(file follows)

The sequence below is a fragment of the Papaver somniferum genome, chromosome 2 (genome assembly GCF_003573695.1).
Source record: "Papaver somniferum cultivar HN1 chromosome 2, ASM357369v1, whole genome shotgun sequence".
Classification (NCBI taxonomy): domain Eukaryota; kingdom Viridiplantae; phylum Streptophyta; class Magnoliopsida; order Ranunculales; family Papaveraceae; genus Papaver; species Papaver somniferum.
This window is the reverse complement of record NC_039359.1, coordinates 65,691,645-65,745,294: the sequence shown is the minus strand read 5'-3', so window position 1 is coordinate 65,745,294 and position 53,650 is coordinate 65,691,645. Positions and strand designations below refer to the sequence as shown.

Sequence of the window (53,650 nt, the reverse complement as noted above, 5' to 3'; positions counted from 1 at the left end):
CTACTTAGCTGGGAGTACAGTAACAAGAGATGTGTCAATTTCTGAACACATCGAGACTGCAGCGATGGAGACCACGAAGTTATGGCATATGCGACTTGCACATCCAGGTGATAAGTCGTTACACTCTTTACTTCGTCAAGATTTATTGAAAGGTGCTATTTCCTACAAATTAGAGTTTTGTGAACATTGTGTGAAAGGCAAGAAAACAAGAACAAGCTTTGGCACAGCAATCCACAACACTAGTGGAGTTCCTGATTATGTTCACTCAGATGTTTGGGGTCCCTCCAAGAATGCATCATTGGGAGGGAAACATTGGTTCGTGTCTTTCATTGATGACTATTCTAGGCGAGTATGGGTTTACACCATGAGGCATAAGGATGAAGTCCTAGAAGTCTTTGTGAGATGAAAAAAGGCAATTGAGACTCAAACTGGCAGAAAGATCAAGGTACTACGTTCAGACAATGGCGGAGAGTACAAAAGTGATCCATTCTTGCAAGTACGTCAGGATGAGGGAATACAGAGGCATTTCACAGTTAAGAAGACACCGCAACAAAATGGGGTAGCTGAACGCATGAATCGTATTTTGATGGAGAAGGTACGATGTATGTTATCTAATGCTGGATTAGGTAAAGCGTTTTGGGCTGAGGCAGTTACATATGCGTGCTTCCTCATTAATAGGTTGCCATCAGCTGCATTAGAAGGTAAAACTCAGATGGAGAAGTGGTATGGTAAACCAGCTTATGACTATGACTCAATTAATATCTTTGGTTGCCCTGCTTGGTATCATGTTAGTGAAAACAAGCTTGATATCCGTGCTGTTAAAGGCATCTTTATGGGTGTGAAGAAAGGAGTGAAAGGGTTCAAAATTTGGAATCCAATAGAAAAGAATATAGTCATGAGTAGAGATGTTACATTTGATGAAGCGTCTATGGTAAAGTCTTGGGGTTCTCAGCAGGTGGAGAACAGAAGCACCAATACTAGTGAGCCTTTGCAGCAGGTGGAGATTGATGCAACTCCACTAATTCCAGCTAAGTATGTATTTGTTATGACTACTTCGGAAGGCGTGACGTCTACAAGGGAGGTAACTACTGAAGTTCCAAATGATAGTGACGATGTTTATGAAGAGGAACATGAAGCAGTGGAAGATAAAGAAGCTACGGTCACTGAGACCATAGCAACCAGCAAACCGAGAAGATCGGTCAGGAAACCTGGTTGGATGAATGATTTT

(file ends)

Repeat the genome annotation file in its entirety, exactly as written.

The sequence below is a fragment of the Papaver somniferum genome, chromosome 2 (genome assembly GCF_003573695.1).
Source record: "Papaver somniferum cultivar HN1 chromosome 2, ASM357369v1, whole genome shotgun sequence".
Classification (NCBI taxonomy): domain Eukaryota; kingdom Viridiplantae; phylum Streptophyta; class Magnoliopsida; order Ranunculales; family Papaveraceae; genus Papaver; species Papaver somniferum.
This window is the reverse complement of record NC_039359.1, coordinates 65,691,645-65,745,294: the sequence shown is the minus strand read 5'-3', so window position 1 is coordinate 65,745,294 and position 53,650 is coordinate 65,691,645. Positions and strand designations below refer to the sequence as shown.

Sequence of the window (53,650 nt, the reverse complement as noted above, 5' to 3'; positions counted from 1 at the left end):
CTACTTAGCTGGGAGTACAGTAACAAGAGATGTGTCAATTTCTGAACACATCGAGACTGCAGCGATGGAGACCACGAAGTTATGGCATATGCGACTTGCACATCCAGGTGATAAGTCGTTACACTCTTTACTTCGTCAAGATTTATTGAAAGGTGCTATTTCCTACAAATTAGAGTTTTGTGAACATTGTGTGAAAGGCAAGAAAACAAGAACAAGCTTTGGCACAGCAATCCACAACACTAGTGGAGTTCCTGATTATGTTCACTCAGATGTTTGGGGTCCCTCCAAGAATGCATCATTGGGAGGGAAACATTGGTTCGTGTCTTTCATTGATGACTATTCTAGGCGAGTATGGGTTTACACCATGAGGCATAAGGATGAAGTCCTAGAAGTCTTTGTGAGATGAAAAAAGGCAATTGAGACTCAAACTGGCAGAAAGATCAAGGTACTACGTTCAGACAATGGCGGAGAGTACAAAAGTGATCCATTCTTGCAAGTACGTCAGGATGAGGGAATACAGAGGCATTTCACAGTTAAGAAGACACCGCAACAAAATGGGGTAGCTGAACGCATGAATCGTATTTTGATGGAGAAGGTACGATGTATGTTATCTAATGCTGGATTAGGTAAAGCGTTTTGGGCTGAGGCAGTTACATATGCGTGCTTCCTCATTAATAGGTTGCCATCAGCTGCATTAGAAGGTAAAACTCAGATGGAGAAGTGGTATGGTAAACCAGCTTATGACTATGACTCAATTAATATCTTTGGTTGCCCTGCTTGGTATCATGTTAGTGAAAACAAGCTTGATATCCGTGCTGTTAAAGGCATCTTTATGGGTGTGAAGAAAGGAGTGAAAGGGTTCAAAATTTGGAATCCAATAGAAAAGAATATAGTCATGAGTAGAGATGTTACATTTGATGAAGCGTCTATGGTAAAGTCTTGGGGTTCTCAGCAGGTGGAGAACAGAAGCACCAATACTAGTGAGCCTTTGCAGCAGGTGGAGATTGATGCAACTCCACTAATTCCAGCTAAGTATGTATTTGTTATGACTACTTCGGAAGGCGTGACGTCTACAAGGGAGGTAACTACTGAAGTTCCAAATGATAGTGACGATGTTTATGAAGAGGAACATGAAGCAGTGGAAGATAAAGAAGCTACGGTCACTGAGACCATAGCAACCAGCAAACCGAGAAGATCGGTCAGGAAACCTGGTTGGATGAATGATTTT